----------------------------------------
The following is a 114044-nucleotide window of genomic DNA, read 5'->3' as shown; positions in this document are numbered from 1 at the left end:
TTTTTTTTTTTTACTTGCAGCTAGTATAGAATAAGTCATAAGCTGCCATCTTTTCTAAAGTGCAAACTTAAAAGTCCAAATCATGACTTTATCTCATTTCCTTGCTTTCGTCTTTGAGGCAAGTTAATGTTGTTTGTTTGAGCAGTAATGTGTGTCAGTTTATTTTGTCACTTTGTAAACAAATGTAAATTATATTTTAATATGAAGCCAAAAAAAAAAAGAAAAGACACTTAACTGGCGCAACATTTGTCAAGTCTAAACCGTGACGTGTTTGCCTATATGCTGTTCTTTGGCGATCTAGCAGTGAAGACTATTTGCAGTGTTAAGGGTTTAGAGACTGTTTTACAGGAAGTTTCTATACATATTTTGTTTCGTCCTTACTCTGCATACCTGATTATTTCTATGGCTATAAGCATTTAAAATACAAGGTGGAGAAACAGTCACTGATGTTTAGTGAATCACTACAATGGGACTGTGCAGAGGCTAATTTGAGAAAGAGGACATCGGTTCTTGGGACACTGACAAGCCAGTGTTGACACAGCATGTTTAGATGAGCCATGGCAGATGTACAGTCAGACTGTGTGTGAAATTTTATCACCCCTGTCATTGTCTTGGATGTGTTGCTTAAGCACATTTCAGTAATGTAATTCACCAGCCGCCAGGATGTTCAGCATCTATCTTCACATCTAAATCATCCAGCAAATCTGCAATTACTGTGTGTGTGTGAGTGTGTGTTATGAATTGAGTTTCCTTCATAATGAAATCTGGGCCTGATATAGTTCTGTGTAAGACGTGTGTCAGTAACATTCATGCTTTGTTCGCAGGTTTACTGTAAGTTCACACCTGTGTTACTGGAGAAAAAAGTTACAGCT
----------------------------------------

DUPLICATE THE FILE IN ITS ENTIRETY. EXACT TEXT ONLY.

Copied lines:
The following is a 114044-nucleotide window of genomic DNA, read 5'->3' as shown; positions in this document are numbered from 1 at the left end:
TTTTTTTTTTTTACTTGCAGCTAGTATAGAATAAGTCATAAGCTGCCATCTTTTCTAAAGTGCAAACTTAAAAGTCCAAATCATGACTTTATCTCATTTCCTTGCTTTCGTCTTTGAGGCAAGTTAATGTTGTTTGTTTGAGCAGTAATGTGTGTCAGTTTATTTTGTCACTTTGTAAACAAATGTAAATTATATTTTAATATGAAGCCAAAAAAAAAAAGAAAAGACACTTAACTGGCGCAACATTTGTCAAGTCTAAACCGTGACGTGTTTGCCTATATGCTGTTCTTTGGCGATCTAGCAGTGAAGACTATTTGCAGTGTTAAGGGTTTAGAGACTGTTTTACAGGAAGTTTCTATACATATTTTGTTTCGTCCTTACTCTGCATACCTGATTATTTCTATGGCTATAAGCATTTAAAATACAAGGTGGAGAAACAGTCACTGATGTTTAGTGAATCACTACAATGGGACTGTGCAGAGGCTAATTTGAGAAAGAGGACATCGGTTCTTGGGACACTGACAAGCCAGTGTTGACACAGCATGTTTAGATGAGCCATGGCAGATGTACAGTCAGACTGTGTGTGAAATTTTATCACCCCTGTCATTGTCTTGGATGTGTTGCTTAAGCACATTTCAGTAATGTAATTCACCAGCCGCCAGGATGTTCAGCATCTATCTTCACATCTAAATCATCCAGCAAATCTGCAATTACTGTGTGTGTGTGAGTGTGTGTTATGAATTGAGTTTCCTTCATAATGAAATCTGGGCCTGATATAGTTCTGTGTAAGACGTGTGTCAGTAACATTCATGCTTTGTTCGCAGGTTTACTGTAAGTTCACACCTGTGTTACTGGAGAAAAAAGTTACAGCT